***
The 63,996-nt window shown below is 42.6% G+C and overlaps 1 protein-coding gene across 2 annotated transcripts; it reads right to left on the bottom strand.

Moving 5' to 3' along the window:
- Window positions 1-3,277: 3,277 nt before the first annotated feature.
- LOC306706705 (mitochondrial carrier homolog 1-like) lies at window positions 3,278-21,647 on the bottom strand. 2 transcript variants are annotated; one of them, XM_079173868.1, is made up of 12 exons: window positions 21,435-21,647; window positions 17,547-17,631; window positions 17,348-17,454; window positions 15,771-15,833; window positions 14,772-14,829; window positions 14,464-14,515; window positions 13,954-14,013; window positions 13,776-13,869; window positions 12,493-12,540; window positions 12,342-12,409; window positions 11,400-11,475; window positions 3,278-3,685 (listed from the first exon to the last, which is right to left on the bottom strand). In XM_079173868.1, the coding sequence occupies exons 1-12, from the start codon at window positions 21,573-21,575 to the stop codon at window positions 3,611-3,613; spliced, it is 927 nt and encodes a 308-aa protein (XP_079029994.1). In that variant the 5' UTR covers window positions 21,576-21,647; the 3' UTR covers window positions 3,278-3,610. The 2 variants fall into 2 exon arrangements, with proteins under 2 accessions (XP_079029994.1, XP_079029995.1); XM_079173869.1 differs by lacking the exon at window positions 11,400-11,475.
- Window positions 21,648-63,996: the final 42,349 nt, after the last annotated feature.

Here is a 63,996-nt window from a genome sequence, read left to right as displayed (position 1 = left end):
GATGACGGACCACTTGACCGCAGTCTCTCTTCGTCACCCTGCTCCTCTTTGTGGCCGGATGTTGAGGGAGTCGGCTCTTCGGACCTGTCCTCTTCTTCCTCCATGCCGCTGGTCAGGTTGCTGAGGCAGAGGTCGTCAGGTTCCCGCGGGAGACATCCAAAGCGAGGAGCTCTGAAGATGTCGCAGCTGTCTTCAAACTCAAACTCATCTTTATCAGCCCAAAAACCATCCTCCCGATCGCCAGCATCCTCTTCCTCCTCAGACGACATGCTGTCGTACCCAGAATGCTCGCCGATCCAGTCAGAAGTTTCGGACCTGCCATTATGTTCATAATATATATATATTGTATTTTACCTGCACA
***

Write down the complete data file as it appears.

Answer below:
The 63,996-nt window shown below is 42.6% G+C and overlaps 1 protein-coding gene across 2 annotated transcripts; it reads right to left on the bottom strand.

Moving 5' to 3' along the window:
- Window positions 1-3,277: 3,277 nt before the first annotated feature.
- LOC306706705 (mitochondrial carrier homolog 1-like) lies at window positions 3,278-21,647 on the bottom strand. 2 transcript variants are annotated; one of them, XM_079173868.1, is made up of 12 exons: window positions 21,435-21,647; window positions 17,547-17,631; window positions 17,348-17,454; window positions 15,771-15,833; window positions 14,772-14,829; window positions 14,464-14,515; window positions 13,954-14,013; window positions 13,776-13,869; window positions 12,493-12,540; window positions 12,342-12,409; window positions 11,400-11,475; window positions 3,278-3,685 (listed from the first exon to the last, which is right to left on the bottom strand). In XM_079173868.1, the coding sequence occupies exons 1-12, from the start codon at window positions 21,573-21,575 to the stop codon at window positions 3,611-3,613; spliced, it is 927 nt and encodes a 308-aa protein (XP_079029994.1). In that variant the 5' UTR covers window positions 21,576-21,647; the 3' UTR covers window positions 3,278-3,610. The 2 variants fall into 2 exon arrangements, with proteins under 2 accessions (XP_079029994.1, XP_079029995.1); XM_079173869.1 differs by lacking the exon at window positions 11,400-11,475.
- Window positions 21,648-63,996: the final 42,349 nt, after the last annotated feature.

Here is a 63,996-nt window from a genome sequence, read left to right as displayed (position 1 = left end):
GATGACGGACCACTTGACCGCAGTCTCTCTTCGTCACCCTGCTCCTCTTTGTGGCCGGATGTTGAGGGAGTCGGCTCTTCGGACCTGTCCTCTTCTTCCTCCATGCCGCTGGTCAGGTTGCTGAGGCAGAGGTCGTCAGGTTCCCGCGGGAGACATCCAAAGCGAGGAGCTCTGAAGATGTCGCAGCTGTCTTCAAACTCAAACTCATCTTTATCAGCCCAAAAACCATCCTCCCGATCGCCAGCATCCTCTTCCTCCTCAGACGACATGCTGTCGTACCCAGAATGCTCGCCGATCCAGTCAGAAGTTTCGGACCTGCCATTATGTTCATAATATATATATATTGTATTTTACCTGCACA